By Anand Agneshwar and Paige Sharpe, Partners with Arnold & Porter, Mr. Agneshwar in the New York, NY office and Ms. Sharpe in the Washington, DC office. Mr. Agneshwar co-chairs the firm’s Product Liability Litigation group.

Nihil consensus tam contrarium est quam vis.—Nothing is so contrary to consent as force.

Jurisdictional jurisprudence has undergone a seismic shift in recent years with the Supreme Court’s trio of cases circumscribing the places in which an out-of-state defendant can be haled into court consistent with the Fourteenth Amendment.  In Goodyear Dunlop Tires Operations, S.A. v. Brown, 564 U.S. 915 (2011), and Daimler AG v. Bauman, 571 U.S. 117 (2014), the Court made clear that a defendant is subject to general personal jurisdiction—that is, jurisdiction over claims brought by anyone, arising anywhere—only in the state where the defendant is “at home.”  For a corporation, that virtually always means its state of incorporation or principal place of business.  Daimler AG, 571 U.S. at 137.  Bristol-Myers Squibb Co. v. Superior Court of California, 137 S. Ct. 1773 (2017), similarly limited the bounds of specific personal jurisdiction, instructing that a non-resident plaintiff can sue an out-of-state defendant in a given state consistent with the Fourteenth Amendment only if that defendant’s in-state conduct is connected to that plaintiff’s claims.  These were not close decisions.  Goodyear and Daimler were 9-0, and Bristol-Myers Squibb was 8-1.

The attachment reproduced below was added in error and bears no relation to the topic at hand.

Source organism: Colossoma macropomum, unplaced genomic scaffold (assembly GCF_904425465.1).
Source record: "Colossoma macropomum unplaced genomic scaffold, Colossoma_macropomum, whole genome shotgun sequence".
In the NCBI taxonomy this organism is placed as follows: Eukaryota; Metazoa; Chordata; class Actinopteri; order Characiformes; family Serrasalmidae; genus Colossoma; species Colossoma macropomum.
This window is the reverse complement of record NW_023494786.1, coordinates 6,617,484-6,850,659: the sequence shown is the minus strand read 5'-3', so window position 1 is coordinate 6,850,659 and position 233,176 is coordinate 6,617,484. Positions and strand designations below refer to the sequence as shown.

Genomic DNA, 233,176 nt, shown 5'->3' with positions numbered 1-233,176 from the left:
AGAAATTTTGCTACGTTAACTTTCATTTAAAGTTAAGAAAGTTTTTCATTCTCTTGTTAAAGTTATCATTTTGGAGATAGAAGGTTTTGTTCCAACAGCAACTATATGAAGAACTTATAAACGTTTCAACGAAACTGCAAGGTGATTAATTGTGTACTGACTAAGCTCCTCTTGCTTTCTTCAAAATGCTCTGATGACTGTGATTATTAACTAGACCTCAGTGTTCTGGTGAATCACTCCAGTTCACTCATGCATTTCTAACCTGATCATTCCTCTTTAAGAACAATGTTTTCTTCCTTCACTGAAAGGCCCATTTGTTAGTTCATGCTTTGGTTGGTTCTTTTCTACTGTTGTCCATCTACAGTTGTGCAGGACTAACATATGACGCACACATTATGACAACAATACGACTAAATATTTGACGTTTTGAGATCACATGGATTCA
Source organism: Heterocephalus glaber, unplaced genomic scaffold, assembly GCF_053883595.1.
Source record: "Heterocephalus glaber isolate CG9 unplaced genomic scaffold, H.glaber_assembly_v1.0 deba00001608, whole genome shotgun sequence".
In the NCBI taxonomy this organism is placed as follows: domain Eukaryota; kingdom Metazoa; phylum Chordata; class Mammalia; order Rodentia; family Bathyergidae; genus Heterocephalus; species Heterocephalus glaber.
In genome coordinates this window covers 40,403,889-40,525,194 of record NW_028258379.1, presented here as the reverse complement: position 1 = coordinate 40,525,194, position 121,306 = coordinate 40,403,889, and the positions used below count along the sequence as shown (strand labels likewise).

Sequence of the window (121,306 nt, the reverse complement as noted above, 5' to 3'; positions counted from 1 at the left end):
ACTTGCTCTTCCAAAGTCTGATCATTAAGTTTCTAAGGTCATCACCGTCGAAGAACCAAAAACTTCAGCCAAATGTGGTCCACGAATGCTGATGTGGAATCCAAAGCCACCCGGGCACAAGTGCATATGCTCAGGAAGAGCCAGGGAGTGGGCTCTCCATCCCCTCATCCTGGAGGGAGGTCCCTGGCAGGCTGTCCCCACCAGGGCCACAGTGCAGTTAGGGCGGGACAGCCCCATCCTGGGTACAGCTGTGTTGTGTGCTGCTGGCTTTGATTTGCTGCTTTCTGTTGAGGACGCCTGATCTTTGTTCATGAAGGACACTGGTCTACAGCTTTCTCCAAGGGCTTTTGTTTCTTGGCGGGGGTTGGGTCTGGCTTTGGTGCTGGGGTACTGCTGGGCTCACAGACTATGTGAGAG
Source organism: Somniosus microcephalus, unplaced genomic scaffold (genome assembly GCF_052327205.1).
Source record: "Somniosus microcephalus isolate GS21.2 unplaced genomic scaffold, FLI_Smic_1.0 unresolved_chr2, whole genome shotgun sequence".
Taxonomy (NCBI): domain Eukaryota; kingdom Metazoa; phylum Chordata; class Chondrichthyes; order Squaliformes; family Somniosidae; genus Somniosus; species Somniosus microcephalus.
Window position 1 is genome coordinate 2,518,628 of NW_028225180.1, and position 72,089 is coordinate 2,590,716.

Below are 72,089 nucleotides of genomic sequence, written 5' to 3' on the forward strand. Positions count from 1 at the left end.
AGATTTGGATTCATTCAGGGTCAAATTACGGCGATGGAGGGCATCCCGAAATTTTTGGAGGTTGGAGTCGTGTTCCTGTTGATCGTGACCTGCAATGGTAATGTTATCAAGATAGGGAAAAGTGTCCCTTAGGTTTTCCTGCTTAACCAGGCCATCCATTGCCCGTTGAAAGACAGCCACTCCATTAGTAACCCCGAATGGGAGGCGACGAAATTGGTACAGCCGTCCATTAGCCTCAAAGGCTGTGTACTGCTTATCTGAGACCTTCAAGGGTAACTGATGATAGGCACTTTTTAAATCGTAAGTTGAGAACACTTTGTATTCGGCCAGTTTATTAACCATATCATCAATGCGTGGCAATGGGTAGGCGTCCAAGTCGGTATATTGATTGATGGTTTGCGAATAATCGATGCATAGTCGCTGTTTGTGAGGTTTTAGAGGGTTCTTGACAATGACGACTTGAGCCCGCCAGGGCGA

But none of these decisions squarely addressed a lingering “back of the brief” argument that plaintiffs have been making with increasing frequency:  that a company can consent to general personal jurisdiction by registering to do business within a state (“registration jurisdiction”).  To be sure, the majority of courts have rejected this argumentBut a handful have found that registration waives or satisfies due process concerns.  Compare, e.g., Genuine Parts Co. v. Cepec, 137 A.3d 123 (Del. 2016) (rejecting registration jurisdiction), with Spanier v. Am. Pop Corn Co., No. C15-4071-MWB, 2016 WL 1465400 (N.D. Iowa Apr. 14, 2016) (allowing registration jurisdiction).  It is time for this expansive view of general jurisdiction over out-of-state companies to be shut down once and for all.  (This Legal Opinion Letter does not address consent jurisdiction in other contexts.)